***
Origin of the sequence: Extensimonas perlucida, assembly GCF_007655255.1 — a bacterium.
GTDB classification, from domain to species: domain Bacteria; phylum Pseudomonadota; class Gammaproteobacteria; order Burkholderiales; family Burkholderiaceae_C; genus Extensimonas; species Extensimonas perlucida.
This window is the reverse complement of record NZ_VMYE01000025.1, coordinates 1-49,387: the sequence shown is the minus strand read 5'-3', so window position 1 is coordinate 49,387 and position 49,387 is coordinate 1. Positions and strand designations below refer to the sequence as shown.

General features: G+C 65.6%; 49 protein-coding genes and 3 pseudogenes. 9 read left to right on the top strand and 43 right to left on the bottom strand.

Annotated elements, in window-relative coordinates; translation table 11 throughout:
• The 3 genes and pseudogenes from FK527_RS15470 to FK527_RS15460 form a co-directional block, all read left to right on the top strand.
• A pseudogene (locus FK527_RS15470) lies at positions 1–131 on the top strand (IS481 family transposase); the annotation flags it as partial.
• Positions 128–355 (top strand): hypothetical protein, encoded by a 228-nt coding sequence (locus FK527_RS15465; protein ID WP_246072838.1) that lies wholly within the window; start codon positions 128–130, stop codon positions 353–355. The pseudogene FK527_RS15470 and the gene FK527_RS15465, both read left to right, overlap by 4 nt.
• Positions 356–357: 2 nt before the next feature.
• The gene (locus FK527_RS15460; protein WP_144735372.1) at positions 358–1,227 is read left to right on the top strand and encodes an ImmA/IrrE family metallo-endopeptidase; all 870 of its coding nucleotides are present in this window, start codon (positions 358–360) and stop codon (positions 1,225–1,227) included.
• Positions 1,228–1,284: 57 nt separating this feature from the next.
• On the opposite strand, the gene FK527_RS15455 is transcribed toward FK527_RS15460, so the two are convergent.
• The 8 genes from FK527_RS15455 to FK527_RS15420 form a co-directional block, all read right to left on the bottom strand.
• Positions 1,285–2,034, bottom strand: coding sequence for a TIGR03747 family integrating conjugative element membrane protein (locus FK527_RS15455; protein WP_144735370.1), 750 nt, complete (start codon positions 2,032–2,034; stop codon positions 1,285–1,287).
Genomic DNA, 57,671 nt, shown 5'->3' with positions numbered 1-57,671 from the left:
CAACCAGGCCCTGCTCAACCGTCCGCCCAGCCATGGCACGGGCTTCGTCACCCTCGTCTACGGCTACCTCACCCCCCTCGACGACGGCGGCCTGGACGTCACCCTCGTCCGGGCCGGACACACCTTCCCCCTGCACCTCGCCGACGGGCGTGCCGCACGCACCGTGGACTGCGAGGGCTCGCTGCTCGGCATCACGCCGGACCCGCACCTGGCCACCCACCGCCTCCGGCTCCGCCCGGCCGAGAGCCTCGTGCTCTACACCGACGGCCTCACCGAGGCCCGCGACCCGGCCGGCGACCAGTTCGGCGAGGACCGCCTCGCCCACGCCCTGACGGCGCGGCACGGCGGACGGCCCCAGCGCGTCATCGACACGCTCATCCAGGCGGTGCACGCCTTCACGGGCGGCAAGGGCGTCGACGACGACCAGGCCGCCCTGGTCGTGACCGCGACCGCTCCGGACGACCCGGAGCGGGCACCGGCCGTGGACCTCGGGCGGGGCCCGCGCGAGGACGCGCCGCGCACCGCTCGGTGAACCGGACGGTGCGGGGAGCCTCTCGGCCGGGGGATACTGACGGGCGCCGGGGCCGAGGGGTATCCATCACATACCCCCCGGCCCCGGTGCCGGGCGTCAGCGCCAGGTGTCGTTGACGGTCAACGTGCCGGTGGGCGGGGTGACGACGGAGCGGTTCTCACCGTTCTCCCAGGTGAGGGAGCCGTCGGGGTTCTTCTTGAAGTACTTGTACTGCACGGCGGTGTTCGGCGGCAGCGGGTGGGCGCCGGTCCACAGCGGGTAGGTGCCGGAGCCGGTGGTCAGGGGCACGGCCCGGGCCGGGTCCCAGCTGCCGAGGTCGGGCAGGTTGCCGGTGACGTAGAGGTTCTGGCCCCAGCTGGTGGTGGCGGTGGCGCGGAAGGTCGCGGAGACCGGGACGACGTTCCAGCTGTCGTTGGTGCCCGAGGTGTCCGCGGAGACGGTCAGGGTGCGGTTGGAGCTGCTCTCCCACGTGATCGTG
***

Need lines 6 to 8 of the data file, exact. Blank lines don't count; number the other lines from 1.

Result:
• The 3 genes and pseudogenes from FK527_RS15470 to FK527_RS15460 form a co-directional block, all read left to right on the top strand.
• A pseudogene (locus FK527_RS15470) lies at positions 1–131 on the top strand (IS481 family transposase); the annotation flags it as partial.
• Positions 128–355 (top strand): hypothetical protein, encoded by a 228-nt coding sequence (locus FK527_RS15465; protein ID WP_246072838.1) that lies wholly within the window; start codon positions 128–130, stop codon positions 353–355. The pseudogene FK527_RS15470 and the gene FK527_RS15465, both read left to right, overlap by 4 nt.